Abe Speller amplifies a sound that sticks.
The Moorestown husband, father and freelance drummer plays in his own group, the Abe Speller Jazz Trio.
“Some people just want to do one thing,” Speller said. “They want to play avant garde jazz or they want to play folk, and that’s what they do. But as a drummer, I just always wanted to touch different genres.”
Speller started performing in New York, where his passion for music came from the jazz-fusion scene. He cites artists such as Charles Earland, Lonnie Liston Smith and Sonny Sharrock for experimenting with a new sound.
“It was kind of like I equated (it) to this carrot,” Speller explained, “This carrot just kept me going, reaching, and I was lucky in that I liked to do a lot of different kinds of music.”
Speller has headlined for musicians such as Pat Benatar, Elton John, the Rolling Stones and Steve Forbert. For more than 40 years, he’s toured the U.S. and Europe, recording multiple albums.
“While I was doing these big gigs, I was doing private events and that’s what got me … kind of tied me into this jazz trio,” he noted.
Speller’s biggest creative growth spurt came when he started performing with cabaret singer Helen Schneider. She introduced him to the works of composer Stephen Sondheim, French singer Edith Piaf and the American Songbook.
After moving to Moorestown, Speller started performing in Philadelphia with three other musicians. One night, the trumpet player couldn’t make it.
“I dug that sound, upright bass,” Speller recalled. “Just that sound … I was doing a lot of stuff with electric bass previously … but when you’re playing jazz, that sound of that big instrument, that upright bass, is just so warm and beautiful.”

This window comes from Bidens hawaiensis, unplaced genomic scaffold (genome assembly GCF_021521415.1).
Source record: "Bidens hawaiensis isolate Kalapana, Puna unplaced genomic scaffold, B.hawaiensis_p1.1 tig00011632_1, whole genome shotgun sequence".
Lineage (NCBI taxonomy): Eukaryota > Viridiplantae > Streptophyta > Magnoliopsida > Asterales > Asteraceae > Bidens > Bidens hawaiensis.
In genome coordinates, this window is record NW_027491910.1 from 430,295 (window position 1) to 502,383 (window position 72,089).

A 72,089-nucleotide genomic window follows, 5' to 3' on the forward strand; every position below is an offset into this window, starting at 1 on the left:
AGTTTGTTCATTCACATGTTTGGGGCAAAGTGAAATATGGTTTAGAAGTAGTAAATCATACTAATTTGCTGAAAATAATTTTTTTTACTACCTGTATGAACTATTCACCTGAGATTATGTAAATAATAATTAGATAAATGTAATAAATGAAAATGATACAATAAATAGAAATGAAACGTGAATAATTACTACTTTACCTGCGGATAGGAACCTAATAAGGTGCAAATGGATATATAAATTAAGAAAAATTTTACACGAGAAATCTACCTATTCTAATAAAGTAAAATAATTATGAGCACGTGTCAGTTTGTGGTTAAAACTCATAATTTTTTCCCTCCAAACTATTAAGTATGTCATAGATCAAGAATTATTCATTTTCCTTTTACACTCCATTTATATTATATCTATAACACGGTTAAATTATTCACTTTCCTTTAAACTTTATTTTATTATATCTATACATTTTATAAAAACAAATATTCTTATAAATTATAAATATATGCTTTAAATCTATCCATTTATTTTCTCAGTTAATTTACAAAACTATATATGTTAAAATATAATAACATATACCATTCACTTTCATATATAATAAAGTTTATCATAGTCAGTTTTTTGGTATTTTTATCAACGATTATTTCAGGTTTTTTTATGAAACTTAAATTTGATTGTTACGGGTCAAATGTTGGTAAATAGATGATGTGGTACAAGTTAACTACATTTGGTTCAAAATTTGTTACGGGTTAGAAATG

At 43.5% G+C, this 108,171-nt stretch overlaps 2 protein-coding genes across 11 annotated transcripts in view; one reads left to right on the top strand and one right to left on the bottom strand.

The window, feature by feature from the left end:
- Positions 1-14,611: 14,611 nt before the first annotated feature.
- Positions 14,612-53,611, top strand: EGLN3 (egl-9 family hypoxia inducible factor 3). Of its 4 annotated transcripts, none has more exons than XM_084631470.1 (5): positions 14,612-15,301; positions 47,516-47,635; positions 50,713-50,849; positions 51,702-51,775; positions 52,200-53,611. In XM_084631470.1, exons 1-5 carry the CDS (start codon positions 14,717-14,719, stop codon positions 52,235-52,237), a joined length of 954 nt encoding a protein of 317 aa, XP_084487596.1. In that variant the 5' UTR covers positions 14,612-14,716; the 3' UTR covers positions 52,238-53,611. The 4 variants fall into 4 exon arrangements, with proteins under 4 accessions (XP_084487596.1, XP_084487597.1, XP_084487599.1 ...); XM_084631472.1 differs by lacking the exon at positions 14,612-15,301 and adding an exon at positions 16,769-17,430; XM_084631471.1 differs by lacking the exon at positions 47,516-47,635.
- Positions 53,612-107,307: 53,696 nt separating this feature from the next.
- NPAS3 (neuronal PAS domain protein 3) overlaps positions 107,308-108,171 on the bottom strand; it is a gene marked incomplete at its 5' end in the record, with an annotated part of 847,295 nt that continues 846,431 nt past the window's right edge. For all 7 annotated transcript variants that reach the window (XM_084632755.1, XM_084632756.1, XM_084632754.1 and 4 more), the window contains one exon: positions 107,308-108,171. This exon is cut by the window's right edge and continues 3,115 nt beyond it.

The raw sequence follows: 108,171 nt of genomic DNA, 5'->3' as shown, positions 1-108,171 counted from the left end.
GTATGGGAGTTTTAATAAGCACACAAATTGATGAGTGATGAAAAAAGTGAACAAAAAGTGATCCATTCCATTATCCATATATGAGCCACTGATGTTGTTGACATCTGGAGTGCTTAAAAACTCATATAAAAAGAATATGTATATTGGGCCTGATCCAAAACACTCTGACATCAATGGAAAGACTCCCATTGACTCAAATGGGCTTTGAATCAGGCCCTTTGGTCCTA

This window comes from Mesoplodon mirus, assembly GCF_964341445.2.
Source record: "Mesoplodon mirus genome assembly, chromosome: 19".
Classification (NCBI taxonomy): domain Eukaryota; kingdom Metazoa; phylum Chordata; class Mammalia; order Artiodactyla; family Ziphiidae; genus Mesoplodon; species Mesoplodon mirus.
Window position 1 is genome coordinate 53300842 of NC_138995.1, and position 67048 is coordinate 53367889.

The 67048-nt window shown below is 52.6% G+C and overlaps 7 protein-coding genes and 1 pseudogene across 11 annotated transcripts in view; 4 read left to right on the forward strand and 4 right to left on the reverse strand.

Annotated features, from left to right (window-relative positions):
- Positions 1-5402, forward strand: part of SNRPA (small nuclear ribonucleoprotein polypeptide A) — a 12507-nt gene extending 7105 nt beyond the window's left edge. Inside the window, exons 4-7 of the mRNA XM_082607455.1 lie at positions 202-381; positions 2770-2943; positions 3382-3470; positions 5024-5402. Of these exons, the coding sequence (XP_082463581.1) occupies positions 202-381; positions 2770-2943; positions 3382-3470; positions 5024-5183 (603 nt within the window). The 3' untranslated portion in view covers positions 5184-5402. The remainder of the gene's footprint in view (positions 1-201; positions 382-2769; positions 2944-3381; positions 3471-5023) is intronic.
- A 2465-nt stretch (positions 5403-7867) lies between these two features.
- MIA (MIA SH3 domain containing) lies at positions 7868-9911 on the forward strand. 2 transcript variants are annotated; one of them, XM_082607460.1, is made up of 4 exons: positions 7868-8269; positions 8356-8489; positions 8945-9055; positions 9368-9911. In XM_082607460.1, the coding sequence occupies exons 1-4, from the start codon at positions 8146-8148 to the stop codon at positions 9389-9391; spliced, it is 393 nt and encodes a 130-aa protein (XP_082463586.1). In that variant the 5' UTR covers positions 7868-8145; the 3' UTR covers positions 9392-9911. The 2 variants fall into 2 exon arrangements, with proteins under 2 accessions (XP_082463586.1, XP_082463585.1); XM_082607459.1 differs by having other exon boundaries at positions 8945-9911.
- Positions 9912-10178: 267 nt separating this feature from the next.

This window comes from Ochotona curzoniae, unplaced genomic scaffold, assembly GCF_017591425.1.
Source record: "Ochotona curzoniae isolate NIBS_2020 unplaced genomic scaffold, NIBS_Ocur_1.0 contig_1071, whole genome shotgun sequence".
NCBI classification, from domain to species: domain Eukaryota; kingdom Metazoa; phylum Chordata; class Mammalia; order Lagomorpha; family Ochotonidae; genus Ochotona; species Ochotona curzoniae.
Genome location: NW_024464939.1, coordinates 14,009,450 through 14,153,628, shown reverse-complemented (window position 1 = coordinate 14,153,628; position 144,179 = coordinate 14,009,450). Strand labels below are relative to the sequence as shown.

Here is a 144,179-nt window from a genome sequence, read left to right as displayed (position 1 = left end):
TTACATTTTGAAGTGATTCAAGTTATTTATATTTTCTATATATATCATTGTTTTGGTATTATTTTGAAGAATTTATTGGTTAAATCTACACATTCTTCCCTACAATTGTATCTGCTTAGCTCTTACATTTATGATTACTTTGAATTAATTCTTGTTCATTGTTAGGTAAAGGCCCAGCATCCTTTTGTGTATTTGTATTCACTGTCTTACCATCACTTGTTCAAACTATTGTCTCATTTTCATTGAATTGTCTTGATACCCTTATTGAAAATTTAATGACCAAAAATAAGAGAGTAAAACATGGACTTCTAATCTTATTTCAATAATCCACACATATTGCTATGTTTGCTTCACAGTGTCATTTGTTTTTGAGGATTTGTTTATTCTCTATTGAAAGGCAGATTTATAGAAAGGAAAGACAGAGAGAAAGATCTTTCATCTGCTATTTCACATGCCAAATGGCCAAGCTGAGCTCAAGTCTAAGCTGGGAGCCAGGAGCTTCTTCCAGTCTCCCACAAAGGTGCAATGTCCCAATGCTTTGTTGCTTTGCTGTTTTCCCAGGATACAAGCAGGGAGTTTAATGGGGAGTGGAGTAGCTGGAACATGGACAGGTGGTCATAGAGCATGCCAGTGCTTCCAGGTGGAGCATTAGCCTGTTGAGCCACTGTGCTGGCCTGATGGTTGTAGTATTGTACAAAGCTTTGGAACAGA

The Abe Speller Jazz Trio, developed in 2005, performs jazz standards written by composers such as Duke Ellington, George and Ira Gershwin, and Jerome Kern.
“I would get these gigs at restaurants that were five years, four years, eight years, so I was able to develop the music and the songs and the style,” he explained.
Inspired by Frank Sinatra and Tony Bennett, Speller came to appreciate experimental music and playing at different venues.
“It’s what we call ‘stretching out,’” he noted. “You can do the corporate thing but then … I like those little dark clubs, too. You know … just to mix it up a little bit.”
Speller also plays percussion.
“I was always interested in African percussion, hand drums,” he said. “Because being a drummer – the hand drums and percussion around the world, whether it’s Brazil or Africa – those cultures are very rhythm-drum oriented.”
Speller is also deeply connected to playing music with others.
“There’s a saying, ‘If you’re practicing, you’re not gigging. If you’re gigging, you’re not practicing,’” he said. “My thing was always playing with other people; that’s what I enjoy the most.”
Speller and his family appreciate the Moorestown community; his daughter is an alumna of Moorestown Friends School.
“Both my wife and I grew up in a town that wasn’t exactly like Moorestown, but there was a Main Street … It was that kind of town that we grew up in, so we were very comfortable,” he remembered.
When COVID hit, Speller collaborated with composer and guitarist John King to record an album. He has advice for musicians looking to jump start their careers.
“The first thing I would say is, ‘Just study your instrument,’” he advised. “Because that’s the start of it all. See what your influences are and then take them and go back.”
“Circle around and see what their influences were, and then study and dream,’’ Speller added. “Because I had this big dream that was able to come true.”
To listen to the Abe Speller Jazz Trio, visit www.abespellerjazztrio.com.